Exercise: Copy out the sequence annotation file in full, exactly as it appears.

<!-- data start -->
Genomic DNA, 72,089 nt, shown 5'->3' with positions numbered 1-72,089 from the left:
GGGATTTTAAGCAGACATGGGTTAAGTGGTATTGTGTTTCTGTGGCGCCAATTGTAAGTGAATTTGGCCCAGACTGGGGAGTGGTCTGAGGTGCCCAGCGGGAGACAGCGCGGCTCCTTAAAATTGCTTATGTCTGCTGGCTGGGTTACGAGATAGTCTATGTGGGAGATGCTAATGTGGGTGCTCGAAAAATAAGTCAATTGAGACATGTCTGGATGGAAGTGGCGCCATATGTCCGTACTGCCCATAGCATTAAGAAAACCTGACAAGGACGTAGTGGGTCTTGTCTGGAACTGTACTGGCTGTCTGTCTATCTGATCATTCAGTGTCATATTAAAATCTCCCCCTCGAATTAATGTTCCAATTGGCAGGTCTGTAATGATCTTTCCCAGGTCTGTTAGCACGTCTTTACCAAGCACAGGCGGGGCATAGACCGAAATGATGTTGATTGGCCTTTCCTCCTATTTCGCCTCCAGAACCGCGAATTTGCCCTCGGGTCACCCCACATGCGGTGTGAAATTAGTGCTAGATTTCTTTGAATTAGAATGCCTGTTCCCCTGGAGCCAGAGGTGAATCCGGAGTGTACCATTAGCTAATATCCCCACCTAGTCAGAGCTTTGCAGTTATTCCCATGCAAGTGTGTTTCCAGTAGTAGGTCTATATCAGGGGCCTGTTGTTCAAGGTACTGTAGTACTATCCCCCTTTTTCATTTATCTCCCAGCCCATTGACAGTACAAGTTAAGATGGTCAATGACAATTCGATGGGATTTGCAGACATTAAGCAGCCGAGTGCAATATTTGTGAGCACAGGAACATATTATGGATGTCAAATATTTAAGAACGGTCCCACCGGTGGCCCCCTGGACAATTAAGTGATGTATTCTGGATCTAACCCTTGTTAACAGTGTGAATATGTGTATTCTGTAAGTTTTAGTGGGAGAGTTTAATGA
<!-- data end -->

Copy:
Genomic DNA, 72,089 nt, shown 5'->3' with positions numbered 1-72,089 from the left:
GGGATTTTAAGCAGACATGGGTTAAGTGGTATTGTGTTTCTGTGGCGCCAATTGTAAGTGAATTTGGCCCAGACTGGGGAGTGGTCTGAGGTGCCCAGCGGGAGACAGCGCGGCTCCTTAAAATTGCTTATGTCTGCTGGCTGGGTTACGAGATAGTCTATGTGGGAGATGCTAATGTGGGTGCTCGAAAAATAAGTCAATTGAGACATGTCTGGATGGAAGTGGCGCCATATGTCCGTACTGCCCATAGCATTAAGAAAACCTGACAAGGACGTAGTGGGTCTTGTCTGGAACTGTACTGGCTGTCTGTCTATCTGATCATTCAGTGTCATATTAAAATCTCCCCCTCGAATTAATGTTCCAATTGGCAGGTCTGTAATGATCTTTCCCAGGTCTGTTAGCACGTCTTTACCAAGCACAGGCGGGGCATAGACCGAAATGATGTTGATTGGCCTTTCCTCCTATTTCGCCTCCAGAACCGCGAATTTGCCCTCGGGTCACCCCACATGCGGTGTGAAATTAGTGCTAGATTTCTTTGAATTAGAATGCCTGTTCCCCTGGAGCCAGAGGTGAATCCGGAGTGTACCATTAGCTAATATCCCCACCTAGTCAGAGCTTTGCAGTTATTCCCATGCAAGTGTGTTTCCAGTAGTAGGTCTATATCAGGGGCCTGTTGTTCAAGGTACTGTAGTACTATCCCCCTTTTTCATTTATCTCCCAGCCCATTGACAGTACAAGTTAAGATGGTCAATGACAATTCGATGGGATTTGCAGACATTAAGCAGCCGAGTGCAATATTTGTGAGCACAGGAACATATTATGGATGTCAAATATTTAAGAACGGTCCCACCGGTGGCCCCCTGGACAATTAAGTGATGTATTCTGGATCTAACCCTTGTTAACAGTGTGAATATGTGTATTCTGTAAGTTTTAGTGGGAGAGTTTAATGA